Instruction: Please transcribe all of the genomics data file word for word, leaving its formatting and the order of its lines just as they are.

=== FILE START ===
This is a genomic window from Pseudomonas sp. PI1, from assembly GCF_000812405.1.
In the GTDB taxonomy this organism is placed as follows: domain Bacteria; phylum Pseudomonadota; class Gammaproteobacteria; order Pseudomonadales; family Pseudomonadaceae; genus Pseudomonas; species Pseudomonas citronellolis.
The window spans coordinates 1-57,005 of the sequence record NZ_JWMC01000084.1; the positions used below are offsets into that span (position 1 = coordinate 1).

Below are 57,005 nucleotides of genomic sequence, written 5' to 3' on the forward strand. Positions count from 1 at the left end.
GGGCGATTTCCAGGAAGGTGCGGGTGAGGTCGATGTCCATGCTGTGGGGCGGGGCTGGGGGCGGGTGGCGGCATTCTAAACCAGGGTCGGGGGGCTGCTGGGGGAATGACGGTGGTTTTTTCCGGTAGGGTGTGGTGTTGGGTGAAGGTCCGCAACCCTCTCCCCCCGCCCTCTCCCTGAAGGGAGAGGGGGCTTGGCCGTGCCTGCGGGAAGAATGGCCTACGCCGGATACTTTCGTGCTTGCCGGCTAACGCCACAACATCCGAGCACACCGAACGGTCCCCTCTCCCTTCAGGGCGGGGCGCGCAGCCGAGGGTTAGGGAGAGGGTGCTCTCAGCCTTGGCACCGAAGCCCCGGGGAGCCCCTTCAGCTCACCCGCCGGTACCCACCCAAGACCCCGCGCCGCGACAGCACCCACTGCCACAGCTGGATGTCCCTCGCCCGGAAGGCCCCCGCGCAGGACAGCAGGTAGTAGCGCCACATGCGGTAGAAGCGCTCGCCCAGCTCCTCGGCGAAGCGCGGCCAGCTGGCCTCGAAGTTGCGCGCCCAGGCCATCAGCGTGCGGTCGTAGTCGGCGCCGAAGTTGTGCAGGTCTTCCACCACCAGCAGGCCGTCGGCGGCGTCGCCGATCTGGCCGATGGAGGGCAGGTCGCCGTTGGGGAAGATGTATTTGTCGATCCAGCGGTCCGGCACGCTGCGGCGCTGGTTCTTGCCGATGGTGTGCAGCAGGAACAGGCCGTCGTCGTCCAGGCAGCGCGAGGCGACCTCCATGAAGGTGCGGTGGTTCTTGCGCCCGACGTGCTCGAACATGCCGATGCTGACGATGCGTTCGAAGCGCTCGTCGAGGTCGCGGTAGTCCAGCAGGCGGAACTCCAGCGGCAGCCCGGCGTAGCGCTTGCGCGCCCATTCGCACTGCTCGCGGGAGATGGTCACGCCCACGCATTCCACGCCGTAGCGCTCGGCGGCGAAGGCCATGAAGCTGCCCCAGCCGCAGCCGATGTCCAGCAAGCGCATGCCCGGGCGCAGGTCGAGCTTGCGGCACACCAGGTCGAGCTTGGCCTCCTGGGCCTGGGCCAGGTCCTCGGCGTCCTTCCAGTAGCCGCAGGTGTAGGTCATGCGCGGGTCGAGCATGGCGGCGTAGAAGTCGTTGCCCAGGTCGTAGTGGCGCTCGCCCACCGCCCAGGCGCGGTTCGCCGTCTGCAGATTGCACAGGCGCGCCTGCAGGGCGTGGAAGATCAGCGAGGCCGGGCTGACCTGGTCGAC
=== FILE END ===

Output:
This is a genomic window from Pseudomonas sp. PI1, from assembly GCF_000812405.1.
In the GTDB taxonomy this organism is placed as follows: domain Bacteria; phylum Pseudomonadota; class Gammaproteobacteria; order Pseudomonadales; family Pseudomonadaceae; genus Pseudomonas; species Pseudomonas citronellolis.
The window spans coordinates 1-57,005 of the sequence record NZ_JWMC01000084.1; the positions used below are offsets into that span (position 1 = coordinate 1).

Below are 57,005 nucleotides of genomic sequence, written 5' to 3' on the forward strand. Positions count from 1 at the left end.
GGGCGATTTCCAGGAAGGTGCGGGTGAGGTCGATGTCCATGCTGTGGGGCGGGGCTGGGGGCGGGTGGCGGCATTCTAAACCAGGGTCGGGGGGCTGCTGGGGGAATGACGGTGGTTTTTTCCGGTAGGGTGTGGTGTTGGGTGAAGGTCCGCAACCCTCTCCCCCCGCCCTCTCCCTGAAGGGAGAGGGGGCTTGGCCGTGCCTGCGGGAAGAATGGCCTACGCCGGATACTTTCGTGCTTGCCGGCTAACGCCACAACATCCGAGCACACCGAACGGTCCCCTCTCCCTTCAGGGCGGGGCGCGCAGCCGAGGGTTAGGGAGAGGGTGCTCTCAGCCTTGGCACCGAAGCCCCGGGGAGCCCCTTCAGCTCACCCGCCGGTACCCACCCAAGACCCCGCGCCGCGACAGCACCCACTGCCACAGCTGGATGTCCCTCGCCCGGAAGGCCCCCGCGCAGGACAGCAGGTAGTAGCGCCACATGCGGTAGAAGCGCTCGCCCAGCTCCTCGGCGAAGCGCGGCCAGCTGGCCTCGAAGTTGCGCGCCCAGGCCATCAGCGTGCGGTCGTAGTCGGCGCCGAAGTTGTGCAGGTCTTCCACCACCAGCAGGCCGTCGGCGGCGTCGCCGATCTGGCCGATGGAGGGCAGGTCGCCGTTGGGGAAGATGTATTTGTCGATCCAGCGGTCCGGCACGCTGCGGCGCTGGTTCTTGCCGATGGTGTGCAGCAGGAACAGGCCGTCGTCGTCCAGGCAGCGCGAGGCGACCTCCATGAAGGTGCGGTGGTTCTTGCGCCCGACGTGCTCGAACATGCCGATGCTGACGATGCGTTCGAAGCGCTCGTCGAGGTCGCGGTAGTCCAGCAGGCGGAACTCCAGCGGCAGCCCGGCGTAGCGCTTGCGCGCCCATTCGCACTGCTCGCGGGAGATGGTCACGCCCACGCATTCCACGCCGTAGCGCTCGGCGGCGAAGGCCATGAAGCTGCCCCAGCCGCAGCCGATGTCCAGCAAGCGCATGCCCGGGCGCAGGTCGAGCTTGCGGCACACCAGGTCGAGCTTGGCCTCCTGGGCCTGGGCCAGGTCCTCGGCGTCCTTCCAGTAGCCGCAGGTGTAGGTCATGCGCGGGTCGAGCATGGCGGCGTAGAAGTCGTTGCCCAGGTCGTAGTGGCGCTCGCCCACCGCCCAGGCGCGGTTCGCCGTCTGCAGATTGCACAGGCGCGCCTGCAGGGCGTGGAAGATCAGCGAGGCCGGGCTGACCTGGTCGAC